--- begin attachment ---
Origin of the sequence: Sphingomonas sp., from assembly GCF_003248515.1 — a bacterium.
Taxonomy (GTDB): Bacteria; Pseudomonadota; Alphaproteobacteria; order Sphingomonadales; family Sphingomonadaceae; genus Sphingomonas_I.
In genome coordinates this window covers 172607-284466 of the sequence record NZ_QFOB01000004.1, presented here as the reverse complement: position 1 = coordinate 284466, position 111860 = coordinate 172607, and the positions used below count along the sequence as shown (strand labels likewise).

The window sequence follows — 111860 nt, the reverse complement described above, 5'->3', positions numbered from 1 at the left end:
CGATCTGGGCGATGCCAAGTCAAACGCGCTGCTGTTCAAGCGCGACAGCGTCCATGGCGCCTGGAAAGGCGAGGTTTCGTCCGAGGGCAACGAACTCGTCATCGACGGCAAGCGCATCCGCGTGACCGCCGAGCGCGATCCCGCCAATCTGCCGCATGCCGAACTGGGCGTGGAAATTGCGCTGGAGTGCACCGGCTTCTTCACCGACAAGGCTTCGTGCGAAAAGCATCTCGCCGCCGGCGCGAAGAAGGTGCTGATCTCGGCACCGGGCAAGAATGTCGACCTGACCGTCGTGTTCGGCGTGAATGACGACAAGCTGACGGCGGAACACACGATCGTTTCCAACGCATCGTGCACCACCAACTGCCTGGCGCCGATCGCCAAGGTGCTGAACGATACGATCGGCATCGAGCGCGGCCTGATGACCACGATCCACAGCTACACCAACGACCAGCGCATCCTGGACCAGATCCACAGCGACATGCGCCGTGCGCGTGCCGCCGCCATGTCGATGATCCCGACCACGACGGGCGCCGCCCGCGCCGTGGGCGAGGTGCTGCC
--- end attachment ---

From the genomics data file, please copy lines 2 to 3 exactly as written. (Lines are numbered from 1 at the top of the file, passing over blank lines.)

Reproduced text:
Taxonomy (GTDB): Bacteria; Pseudomonadota; Alphaproteobacteria; order Sphingomonadales; family Sphingomonadaceae; genus Sphingomonas_I.
In genome coordinates this window covers 172607-284466 of the sequence record NZ_QFOB01000004.1, presented here as the reverse complement: position 1 = coordinate 284466, position 111860 = coordinate 172607, and the positions used below count along the sequence as shown (strand labels likewise).